Chinese legislators have been advised to clarify the procedures and obligations for internet network operators on the collection and protection of personal data.
A top-level report on the nation’s new Cybersecurity Law has concluded that work to draw up laws for online privacy protection should be strengthened and accelerated.
Law enforcement agencies should also set specific rules for the collection of personal information to prevent the abuse of real-name registration systems, it added.
The report was submitted to the bimonthly meeting of the Standing Committee of the National People’s Congress, the State legislature, on Sunday.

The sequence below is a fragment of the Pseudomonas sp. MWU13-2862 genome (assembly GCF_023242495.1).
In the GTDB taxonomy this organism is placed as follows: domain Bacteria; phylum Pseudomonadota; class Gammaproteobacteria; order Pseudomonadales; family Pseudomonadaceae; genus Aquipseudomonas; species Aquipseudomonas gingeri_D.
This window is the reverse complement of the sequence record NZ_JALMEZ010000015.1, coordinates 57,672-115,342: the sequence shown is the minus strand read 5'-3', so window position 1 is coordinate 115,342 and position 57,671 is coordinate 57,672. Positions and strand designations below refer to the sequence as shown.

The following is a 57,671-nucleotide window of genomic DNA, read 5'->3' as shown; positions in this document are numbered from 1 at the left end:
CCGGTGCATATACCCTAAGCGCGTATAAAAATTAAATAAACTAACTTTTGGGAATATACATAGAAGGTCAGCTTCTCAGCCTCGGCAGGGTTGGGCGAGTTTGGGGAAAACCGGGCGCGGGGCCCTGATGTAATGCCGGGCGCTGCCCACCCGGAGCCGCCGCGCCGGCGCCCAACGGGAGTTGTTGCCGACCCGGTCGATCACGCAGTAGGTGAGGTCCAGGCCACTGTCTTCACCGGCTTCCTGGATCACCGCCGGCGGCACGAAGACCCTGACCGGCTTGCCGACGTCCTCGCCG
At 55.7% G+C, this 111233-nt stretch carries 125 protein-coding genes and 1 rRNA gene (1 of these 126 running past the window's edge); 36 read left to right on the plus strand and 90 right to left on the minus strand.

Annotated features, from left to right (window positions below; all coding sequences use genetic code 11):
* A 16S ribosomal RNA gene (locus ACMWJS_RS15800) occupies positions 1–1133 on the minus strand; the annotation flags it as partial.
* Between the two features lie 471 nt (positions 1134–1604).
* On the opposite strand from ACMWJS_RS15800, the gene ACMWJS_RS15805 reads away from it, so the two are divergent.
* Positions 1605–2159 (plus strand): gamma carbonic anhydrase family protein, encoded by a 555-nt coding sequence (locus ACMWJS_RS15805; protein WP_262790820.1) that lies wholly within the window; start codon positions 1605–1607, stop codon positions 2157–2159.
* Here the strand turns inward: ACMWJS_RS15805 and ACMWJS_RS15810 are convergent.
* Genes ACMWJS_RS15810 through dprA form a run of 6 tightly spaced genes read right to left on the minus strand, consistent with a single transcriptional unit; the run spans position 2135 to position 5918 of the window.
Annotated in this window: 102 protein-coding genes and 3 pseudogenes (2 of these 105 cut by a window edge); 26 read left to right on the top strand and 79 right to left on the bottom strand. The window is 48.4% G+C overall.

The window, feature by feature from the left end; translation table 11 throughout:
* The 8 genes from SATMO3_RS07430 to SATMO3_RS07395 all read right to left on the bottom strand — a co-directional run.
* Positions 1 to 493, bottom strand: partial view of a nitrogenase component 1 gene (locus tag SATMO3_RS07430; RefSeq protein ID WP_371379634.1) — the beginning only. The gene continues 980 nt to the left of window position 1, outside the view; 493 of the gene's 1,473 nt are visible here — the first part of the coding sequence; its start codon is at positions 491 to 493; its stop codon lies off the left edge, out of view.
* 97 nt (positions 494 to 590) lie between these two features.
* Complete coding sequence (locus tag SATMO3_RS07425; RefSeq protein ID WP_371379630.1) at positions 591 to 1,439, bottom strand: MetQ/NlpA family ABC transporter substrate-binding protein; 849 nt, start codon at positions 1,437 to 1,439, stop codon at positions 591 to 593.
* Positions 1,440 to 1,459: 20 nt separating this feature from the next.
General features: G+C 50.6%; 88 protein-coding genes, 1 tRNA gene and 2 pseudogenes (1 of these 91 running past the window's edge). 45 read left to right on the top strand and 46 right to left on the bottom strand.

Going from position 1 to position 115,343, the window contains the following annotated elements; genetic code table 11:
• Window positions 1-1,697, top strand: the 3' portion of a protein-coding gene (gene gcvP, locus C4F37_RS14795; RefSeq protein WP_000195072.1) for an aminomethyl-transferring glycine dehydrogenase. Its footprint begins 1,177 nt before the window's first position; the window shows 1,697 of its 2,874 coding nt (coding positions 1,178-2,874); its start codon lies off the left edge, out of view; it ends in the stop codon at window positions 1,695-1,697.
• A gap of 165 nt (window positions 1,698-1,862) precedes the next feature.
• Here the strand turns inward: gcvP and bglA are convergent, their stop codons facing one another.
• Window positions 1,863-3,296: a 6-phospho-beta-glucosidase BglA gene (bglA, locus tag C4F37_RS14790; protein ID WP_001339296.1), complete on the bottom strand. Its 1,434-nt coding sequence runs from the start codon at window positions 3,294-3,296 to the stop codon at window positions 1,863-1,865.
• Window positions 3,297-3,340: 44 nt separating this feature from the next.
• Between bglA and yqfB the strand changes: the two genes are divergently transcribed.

The findings are based on enforcement inspections in September and October by a team of NPC deputies, as well as a China Youth Daily survey on cybersecurity.
A poll of 10,370 respondents found 61 percent had been blocked from using online services or products because they refused to agree to the collection of their personal data.
Just under half of interviewees also said they felt that the collection of personal information was excessive.
Over the past two years, police have detained about 11,000 suspects in more than 3,700 cases related to infringements of personal data, according to the report.
Between 2014 and this September, courts nationwide heard 1,529 cases in which defendants were accused of using the internet to infringe on a person’s privacy, it added.